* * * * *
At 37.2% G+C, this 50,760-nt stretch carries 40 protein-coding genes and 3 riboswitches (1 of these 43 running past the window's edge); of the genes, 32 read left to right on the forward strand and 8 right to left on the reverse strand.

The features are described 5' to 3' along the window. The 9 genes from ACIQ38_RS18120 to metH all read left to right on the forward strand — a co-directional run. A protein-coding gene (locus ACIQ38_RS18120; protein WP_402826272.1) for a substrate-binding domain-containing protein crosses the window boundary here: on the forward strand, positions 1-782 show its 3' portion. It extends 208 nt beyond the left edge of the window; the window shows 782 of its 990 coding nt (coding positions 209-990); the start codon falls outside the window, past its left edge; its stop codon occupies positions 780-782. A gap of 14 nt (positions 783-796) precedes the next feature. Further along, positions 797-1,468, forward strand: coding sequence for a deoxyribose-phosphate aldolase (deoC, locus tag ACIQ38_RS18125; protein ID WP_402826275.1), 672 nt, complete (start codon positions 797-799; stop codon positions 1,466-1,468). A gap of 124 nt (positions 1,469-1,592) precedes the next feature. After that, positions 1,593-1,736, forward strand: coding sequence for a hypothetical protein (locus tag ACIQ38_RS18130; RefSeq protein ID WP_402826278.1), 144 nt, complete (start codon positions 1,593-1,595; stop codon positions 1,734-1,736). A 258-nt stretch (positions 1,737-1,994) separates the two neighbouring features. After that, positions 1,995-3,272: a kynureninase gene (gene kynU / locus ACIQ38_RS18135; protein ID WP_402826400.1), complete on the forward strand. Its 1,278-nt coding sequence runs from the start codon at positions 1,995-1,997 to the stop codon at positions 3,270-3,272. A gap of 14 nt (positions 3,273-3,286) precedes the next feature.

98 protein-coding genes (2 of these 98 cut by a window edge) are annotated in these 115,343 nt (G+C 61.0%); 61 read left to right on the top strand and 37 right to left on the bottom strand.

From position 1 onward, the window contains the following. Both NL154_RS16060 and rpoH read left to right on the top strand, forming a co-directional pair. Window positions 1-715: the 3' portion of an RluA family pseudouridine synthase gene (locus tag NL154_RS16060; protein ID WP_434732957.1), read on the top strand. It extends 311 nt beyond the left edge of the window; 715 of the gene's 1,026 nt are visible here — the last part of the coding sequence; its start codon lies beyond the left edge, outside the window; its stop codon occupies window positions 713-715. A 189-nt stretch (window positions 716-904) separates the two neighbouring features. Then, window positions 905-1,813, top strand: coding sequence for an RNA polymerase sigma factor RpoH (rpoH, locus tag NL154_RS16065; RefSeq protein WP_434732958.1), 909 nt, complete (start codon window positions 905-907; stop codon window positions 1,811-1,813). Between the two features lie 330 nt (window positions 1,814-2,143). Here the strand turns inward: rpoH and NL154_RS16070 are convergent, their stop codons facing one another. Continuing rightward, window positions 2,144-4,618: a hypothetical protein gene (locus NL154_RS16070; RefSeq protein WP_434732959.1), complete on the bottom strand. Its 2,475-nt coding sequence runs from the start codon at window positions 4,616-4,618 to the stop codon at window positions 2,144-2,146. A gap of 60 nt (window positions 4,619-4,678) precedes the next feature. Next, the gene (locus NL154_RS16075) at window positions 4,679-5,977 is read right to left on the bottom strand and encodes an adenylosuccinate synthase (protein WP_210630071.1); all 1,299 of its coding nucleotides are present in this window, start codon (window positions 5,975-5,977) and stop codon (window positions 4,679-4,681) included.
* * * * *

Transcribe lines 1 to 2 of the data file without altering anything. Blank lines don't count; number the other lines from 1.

At 37.2% G+C, this 50,760-nt stretch carries 40 protein-coding genes and 3 riboswitches (1 of these 43 running past the window's edge); of the genes, 32 read left to right on the forward strand and 8 right to left on the reverse strand.

The features are described 5' to 3' along the window. The 9 genes from ACIQ38_RS18120 to metH all read left to right on the forward strand — a co-directional run. A protein-coding gene (locus ACIQ38_RS18120; protein WP_402826272.1) for a substrate-binding domain-containing protein crosses the window boundary here: on the forward strand, positions 1-782 show its 3' portion. It extends 208 nt beyond the left edge of the window; the window shows 782 of its 990 coding nt (coding positions 209-990); the start codon falls outside the window, past its left edge; its stop codon occupies positions 780-782. A gap of 14 nt (positions 783-796) precedes the next feature. Further along, positions 797-1,468, forward strand: coding sequence for a deoxyribose-phosphate aldolase (deoC, locus tag ACIQ38_RS18125; protein ID WP_402826275.1), 672 nt, complete (start codon positions 797-799; stop codon positions 1,466-1,468). A gap of 124 nt (positions 1,469-1,592) precedes the next feature. After that, positions 1,593-1,736, forward strand: coding sequence for a hypothetical protein (locus tag ACIQ38_RS18130; RefSeq protein ID WP_402826278.1), 144 nt, complete (start codon positions 1,593-1,595; stop codon positions 1,734-1,736). A 258-nt stretch (positions 1,737-1,994) separates the two neighbouring features. After that, positions 1,995-3,272: a kynureninase gene (gene kynU / locus ACIQ38_RS18135; protein ID WP_402826400.1), complete on the forward strand. Its 1,278-nt coding sequence runs from the start codon at positions 1,995-1,997 to the stop codon at positions 3,270-3,272. A gap of 14 nt (positions 3,273-3,286) precedes the next feature.